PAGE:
Type II collagen–specific antibodies induce cartilage damage in mice independent of inflammation




Murine collagen antibody–induced arthritis (CAIA), like collagen-induced arthritis, has clinical and immunopathologic features that parallel those in human rheumatoid arthritis (RA). This study was undertaken to examine the effects of autoantibodies to type II collagen (CII) on articular cartilage in the paws of mice, under conditions in which other factors that may influence joint pathology could be excluded.


Mice of 2 different strains, B10.QC5δ and the parental strain B10.Q, were injected intravenously with either saline or arthritogenic monoclonal antibodies (mAb) to CII. B10.QC5δ mice lack complement factor C5 and do not develop CAIA when injected with arthritogenic mAb, whereas B10.Q mice have C5 and develop CAIA when administered the mAb and a subsequent injection of lipopolysaccharide. Three days after injection the paws of the mice were examined by standard histologic methods to assess morphologic appearance and proteoglycan loss, and by synchrotron-enhanced Fourier transform infrared microspectroscopy to assess chemical evidence of structural change.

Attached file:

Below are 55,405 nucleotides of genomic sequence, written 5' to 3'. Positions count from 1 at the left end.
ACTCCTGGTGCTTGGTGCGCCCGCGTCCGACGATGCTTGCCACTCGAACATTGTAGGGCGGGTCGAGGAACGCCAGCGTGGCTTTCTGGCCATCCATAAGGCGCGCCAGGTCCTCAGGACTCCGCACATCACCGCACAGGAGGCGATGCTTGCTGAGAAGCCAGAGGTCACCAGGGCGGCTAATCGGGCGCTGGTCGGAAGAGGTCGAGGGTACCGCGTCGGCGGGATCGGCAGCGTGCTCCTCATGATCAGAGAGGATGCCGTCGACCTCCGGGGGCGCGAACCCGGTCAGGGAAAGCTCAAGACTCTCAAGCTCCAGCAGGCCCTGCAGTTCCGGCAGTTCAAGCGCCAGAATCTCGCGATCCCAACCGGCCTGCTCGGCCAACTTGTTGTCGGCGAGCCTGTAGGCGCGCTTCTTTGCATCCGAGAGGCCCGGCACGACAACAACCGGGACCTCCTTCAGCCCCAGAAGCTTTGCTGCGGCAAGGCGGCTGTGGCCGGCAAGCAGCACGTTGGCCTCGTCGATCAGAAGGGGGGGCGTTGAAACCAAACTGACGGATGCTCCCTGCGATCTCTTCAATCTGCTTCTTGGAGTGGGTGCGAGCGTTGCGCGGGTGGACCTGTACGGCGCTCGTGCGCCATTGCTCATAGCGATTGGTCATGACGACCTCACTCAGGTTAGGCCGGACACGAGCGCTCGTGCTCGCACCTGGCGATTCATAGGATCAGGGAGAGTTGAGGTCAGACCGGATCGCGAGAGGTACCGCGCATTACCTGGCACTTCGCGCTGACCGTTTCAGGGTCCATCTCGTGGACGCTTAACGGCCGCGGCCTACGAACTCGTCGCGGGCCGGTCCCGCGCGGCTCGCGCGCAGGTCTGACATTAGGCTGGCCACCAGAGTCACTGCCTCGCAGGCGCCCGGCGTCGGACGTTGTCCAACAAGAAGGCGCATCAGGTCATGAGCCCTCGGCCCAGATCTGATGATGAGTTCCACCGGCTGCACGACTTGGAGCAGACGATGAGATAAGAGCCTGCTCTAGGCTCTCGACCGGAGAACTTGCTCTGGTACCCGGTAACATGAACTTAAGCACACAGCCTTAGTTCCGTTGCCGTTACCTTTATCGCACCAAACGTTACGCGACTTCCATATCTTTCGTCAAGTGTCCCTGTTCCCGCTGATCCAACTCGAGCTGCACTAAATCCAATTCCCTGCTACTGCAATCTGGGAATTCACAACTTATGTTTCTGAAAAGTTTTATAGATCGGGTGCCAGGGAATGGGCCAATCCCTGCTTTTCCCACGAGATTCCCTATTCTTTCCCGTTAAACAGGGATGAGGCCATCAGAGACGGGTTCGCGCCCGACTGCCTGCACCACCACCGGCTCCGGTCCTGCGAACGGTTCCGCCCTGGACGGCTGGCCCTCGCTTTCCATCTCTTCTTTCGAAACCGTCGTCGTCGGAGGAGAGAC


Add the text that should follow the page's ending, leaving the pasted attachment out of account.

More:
No macroscopic or microscopic signs of inflammation were evident in the mice. However, in contrast to the saline-injected controls, all mAb-injected mice exhibited cartilage damage in all joints, with loss of proteoglycans and collagen, chondrocyte hyperplasia and/or loss, and surface damage in the interphalangeal joints.


The implication of these findings is that an autoimmune response to CII can disrupt articular cartilage, particularly that of the small joints, and the subsequent integrity of the cartilage depends on a balance between breakdown and repair. This has relevance with regard to RA, in which such autoantibodies occur but the inflammatory response may dominate clinically and mask underlying features of the autoimmune response.